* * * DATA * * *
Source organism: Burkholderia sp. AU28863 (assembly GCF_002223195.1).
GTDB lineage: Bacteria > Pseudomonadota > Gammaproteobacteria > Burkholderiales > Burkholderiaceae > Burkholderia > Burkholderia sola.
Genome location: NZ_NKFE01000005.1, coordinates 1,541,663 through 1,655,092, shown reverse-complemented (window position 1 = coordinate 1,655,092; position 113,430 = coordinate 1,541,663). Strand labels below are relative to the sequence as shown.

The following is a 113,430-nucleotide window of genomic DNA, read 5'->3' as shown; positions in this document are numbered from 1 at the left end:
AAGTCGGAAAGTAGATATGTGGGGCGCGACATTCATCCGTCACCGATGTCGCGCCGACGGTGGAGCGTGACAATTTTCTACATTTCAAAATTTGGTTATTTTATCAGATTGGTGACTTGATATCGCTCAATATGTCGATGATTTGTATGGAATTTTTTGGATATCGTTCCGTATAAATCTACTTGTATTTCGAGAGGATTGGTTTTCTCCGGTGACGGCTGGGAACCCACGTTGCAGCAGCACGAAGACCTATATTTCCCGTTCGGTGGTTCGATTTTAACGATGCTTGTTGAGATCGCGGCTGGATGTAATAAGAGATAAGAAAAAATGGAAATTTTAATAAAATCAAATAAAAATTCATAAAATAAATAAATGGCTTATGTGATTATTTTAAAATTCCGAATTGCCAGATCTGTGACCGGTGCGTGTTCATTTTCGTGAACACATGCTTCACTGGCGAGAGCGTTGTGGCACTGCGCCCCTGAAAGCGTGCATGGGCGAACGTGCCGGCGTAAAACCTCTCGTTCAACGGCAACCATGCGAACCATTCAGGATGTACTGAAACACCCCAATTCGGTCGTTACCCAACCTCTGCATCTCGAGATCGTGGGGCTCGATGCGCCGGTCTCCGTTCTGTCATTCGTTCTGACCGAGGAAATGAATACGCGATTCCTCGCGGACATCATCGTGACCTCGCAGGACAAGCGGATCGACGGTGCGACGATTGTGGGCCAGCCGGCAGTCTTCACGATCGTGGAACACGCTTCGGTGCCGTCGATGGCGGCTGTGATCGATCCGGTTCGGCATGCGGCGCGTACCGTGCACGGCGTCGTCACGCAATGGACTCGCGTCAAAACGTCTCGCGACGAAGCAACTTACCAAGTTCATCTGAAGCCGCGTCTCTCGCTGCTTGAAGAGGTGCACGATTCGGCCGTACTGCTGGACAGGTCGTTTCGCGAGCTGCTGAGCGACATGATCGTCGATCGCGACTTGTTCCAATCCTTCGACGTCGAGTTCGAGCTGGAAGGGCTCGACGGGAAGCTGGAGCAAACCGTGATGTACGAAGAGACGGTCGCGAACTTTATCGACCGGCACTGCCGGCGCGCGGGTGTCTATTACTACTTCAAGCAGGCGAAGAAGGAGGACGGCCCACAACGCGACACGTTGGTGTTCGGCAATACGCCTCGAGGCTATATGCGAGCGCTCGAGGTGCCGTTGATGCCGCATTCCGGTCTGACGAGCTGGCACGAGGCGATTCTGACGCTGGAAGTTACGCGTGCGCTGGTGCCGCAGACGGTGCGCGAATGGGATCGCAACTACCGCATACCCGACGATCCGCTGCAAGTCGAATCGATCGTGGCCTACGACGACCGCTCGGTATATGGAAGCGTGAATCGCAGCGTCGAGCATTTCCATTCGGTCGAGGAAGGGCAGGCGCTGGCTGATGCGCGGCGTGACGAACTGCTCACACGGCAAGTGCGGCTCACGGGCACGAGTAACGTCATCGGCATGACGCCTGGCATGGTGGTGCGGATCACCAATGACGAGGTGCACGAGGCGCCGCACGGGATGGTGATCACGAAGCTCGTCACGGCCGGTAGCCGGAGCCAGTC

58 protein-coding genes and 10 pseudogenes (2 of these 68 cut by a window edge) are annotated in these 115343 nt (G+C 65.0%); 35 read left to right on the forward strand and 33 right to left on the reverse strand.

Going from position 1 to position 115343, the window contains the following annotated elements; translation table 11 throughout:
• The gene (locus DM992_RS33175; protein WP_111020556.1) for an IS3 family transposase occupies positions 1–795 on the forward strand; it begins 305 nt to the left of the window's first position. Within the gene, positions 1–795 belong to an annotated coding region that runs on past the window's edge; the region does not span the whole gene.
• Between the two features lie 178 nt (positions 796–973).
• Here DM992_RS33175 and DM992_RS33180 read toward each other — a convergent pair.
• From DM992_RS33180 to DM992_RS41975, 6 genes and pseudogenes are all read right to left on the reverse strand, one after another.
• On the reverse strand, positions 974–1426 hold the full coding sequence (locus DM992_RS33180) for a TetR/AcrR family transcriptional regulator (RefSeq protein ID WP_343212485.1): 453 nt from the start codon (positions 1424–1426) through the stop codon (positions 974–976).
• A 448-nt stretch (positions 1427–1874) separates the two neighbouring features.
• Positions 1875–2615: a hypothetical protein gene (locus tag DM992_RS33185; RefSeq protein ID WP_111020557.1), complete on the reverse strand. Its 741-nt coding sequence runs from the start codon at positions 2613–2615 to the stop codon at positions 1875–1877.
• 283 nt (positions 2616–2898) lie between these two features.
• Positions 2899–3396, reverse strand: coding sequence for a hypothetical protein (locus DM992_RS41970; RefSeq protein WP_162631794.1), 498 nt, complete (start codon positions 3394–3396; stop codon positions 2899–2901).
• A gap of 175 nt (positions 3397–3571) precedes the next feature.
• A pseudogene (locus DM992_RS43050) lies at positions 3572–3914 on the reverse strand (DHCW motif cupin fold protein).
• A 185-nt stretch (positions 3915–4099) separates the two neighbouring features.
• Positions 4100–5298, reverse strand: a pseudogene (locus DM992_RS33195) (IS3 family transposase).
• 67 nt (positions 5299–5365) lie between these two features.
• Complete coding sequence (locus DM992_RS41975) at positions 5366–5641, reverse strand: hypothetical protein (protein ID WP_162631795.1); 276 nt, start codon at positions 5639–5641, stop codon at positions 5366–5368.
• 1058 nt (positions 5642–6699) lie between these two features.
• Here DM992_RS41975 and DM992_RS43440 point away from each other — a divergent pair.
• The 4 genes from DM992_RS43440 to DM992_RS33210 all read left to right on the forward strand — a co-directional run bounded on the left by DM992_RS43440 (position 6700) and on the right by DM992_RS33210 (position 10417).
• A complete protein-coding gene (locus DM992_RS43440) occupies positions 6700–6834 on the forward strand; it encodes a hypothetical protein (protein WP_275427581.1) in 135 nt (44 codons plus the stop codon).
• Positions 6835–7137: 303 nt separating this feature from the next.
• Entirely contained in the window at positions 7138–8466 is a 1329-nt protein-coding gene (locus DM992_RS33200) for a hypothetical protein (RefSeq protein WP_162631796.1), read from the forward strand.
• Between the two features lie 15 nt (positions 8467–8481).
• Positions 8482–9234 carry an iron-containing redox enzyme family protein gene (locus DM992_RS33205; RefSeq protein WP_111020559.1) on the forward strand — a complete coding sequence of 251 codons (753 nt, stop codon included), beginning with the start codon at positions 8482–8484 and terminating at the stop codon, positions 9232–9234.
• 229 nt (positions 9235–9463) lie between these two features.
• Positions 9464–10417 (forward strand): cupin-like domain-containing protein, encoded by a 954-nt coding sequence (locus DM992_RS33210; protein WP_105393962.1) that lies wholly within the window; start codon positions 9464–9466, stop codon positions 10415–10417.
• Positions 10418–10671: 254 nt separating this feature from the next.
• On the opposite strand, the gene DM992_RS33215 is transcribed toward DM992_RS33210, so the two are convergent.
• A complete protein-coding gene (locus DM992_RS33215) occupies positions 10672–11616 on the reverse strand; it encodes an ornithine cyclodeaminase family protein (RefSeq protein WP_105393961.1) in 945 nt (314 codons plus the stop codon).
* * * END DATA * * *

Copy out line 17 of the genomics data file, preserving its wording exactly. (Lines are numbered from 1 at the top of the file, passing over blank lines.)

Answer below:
• A gap of 175 nt (positions 3397–3571) precedes the next feature.